A Bridge Over: The Story of John Masters, Veteran Fighter

A Bridge Over: The Story of John Masters, Veteran Fighter


By Alan Marriott.

In 1965, John Milbanke Masters was awarded the Military Cross for action in Borneo, for which he was made a life member of the Gurkhas. In 2002 he was appointed an Officer of the New Zealand Order of Merit. Between these awards recognising gallantry and chivalry, John was the last New Zealand commander of 161 Battery in Vietnam. He brought the troops home in 1971 to mixed feelings across the country. Returning soldiers were denied entry to RSAs. Isolated, some punished themselves and withdrew from society, others developed unexpected illnesses and cancers. Reports sponsored by New Zealand governments denied that soldiers had been in contact with chemical herbicides such as Agent Orange. For nearly 40 years, Vietnam veterans struggled for recognition. Unknowingly, John had also brought home the map that eventually proved the extent to which New Zealand soldiers in Vietnam were in contact with chemical herbicides. John backed his fellow Vietnam veterans all the way through select committees to the New Zealand parliament and the eventual Crown apology in 2008. John’s intimate and enthralling story is an insight into the challenges of family and leadership both inside and outside soldiering, his fight for veterans and for justice, and his personal fight against the cancer that affected so many of his comrades.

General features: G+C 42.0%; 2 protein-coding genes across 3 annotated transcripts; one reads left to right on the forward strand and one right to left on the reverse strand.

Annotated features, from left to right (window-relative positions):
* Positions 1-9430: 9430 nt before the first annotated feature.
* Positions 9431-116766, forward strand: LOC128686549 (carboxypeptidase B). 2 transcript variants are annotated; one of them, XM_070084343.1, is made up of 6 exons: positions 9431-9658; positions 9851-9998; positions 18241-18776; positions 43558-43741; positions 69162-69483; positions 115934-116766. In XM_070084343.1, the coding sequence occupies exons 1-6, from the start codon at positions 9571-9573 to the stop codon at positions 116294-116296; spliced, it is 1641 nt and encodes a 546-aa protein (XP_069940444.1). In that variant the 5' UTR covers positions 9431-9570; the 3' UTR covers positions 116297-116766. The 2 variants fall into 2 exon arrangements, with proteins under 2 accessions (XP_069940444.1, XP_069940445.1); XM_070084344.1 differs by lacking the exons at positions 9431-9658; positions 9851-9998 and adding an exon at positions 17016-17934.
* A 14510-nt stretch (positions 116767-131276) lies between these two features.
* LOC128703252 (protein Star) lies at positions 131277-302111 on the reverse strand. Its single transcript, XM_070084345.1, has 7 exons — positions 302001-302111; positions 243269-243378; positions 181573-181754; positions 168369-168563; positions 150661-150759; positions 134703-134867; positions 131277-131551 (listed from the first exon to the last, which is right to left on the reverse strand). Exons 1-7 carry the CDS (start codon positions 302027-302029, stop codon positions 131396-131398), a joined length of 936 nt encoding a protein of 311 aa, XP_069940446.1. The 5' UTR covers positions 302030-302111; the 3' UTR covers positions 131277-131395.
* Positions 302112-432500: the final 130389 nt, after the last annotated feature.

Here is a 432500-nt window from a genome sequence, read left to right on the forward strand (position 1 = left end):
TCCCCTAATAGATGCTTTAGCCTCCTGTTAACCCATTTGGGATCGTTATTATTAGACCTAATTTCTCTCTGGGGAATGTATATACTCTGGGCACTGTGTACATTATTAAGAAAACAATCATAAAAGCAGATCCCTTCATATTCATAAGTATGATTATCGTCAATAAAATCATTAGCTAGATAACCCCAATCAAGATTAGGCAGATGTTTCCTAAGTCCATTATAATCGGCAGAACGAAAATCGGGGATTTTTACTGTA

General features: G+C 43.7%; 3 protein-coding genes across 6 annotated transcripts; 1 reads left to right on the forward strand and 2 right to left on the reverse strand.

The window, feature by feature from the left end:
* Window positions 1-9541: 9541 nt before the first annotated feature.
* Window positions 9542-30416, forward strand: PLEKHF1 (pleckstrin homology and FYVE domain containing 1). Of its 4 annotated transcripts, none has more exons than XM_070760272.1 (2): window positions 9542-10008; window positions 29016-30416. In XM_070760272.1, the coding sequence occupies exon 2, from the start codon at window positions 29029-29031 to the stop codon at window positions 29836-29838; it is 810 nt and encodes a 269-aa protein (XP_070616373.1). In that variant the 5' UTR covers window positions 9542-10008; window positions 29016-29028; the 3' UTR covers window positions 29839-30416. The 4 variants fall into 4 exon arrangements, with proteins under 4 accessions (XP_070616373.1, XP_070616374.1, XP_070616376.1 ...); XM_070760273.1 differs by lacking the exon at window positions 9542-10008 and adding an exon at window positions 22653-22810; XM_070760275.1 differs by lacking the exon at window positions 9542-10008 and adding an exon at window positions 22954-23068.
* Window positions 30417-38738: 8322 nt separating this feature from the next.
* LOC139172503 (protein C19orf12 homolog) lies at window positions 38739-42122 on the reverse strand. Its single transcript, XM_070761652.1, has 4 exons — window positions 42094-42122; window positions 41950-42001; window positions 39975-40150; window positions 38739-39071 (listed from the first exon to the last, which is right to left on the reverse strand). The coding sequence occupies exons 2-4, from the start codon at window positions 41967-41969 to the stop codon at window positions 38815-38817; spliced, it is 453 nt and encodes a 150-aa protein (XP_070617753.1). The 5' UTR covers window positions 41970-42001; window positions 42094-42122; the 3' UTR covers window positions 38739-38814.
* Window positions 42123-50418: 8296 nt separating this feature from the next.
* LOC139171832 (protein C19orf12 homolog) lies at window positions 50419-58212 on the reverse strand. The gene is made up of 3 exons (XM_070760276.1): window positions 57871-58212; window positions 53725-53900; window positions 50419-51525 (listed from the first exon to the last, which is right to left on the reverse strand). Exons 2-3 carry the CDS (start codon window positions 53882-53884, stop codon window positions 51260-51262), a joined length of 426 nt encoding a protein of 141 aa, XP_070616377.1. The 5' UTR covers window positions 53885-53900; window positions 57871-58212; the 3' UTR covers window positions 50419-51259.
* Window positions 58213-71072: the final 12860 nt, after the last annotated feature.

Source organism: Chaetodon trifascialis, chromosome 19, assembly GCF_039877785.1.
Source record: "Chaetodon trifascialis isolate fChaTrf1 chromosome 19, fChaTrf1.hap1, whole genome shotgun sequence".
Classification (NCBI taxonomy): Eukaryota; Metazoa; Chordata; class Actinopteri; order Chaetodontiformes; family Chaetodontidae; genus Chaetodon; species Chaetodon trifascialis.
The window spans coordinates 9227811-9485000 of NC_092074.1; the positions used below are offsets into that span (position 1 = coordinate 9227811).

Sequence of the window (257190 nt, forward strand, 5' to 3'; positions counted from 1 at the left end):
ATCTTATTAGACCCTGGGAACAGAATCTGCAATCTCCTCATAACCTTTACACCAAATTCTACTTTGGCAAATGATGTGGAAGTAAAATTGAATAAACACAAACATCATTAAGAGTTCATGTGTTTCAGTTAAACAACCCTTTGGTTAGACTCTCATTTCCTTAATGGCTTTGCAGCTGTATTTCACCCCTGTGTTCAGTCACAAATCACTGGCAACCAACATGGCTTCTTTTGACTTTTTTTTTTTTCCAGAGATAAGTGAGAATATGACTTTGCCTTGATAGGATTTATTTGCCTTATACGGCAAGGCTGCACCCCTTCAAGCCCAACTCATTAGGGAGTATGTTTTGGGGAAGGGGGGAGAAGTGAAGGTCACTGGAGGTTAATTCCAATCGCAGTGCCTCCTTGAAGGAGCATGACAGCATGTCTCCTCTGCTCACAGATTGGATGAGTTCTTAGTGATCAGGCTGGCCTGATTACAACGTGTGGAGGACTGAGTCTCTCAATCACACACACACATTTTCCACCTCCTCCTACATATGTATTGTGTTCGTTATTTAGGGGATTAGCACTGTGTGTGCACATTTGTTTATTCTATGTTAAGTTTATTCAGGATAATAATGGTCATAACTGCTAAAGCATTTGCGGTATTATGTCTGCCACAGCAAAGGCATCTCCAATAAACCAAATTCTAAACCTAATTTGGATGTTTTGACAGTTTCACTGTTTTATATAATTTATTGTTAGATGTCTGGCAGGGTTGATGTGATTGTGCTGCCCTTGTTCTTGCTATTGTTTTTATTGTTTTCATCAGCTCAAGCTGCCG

This error message is only visible to WordPress admins

Error: API requests are being delayed for this account. New posts will not be retrieved.

Log in as an administrator and view the Instagram Feed settings page for more details.

© The Gurkha Museum Trust Winchester - Registered Charity Number 1169920 (formerly 272426)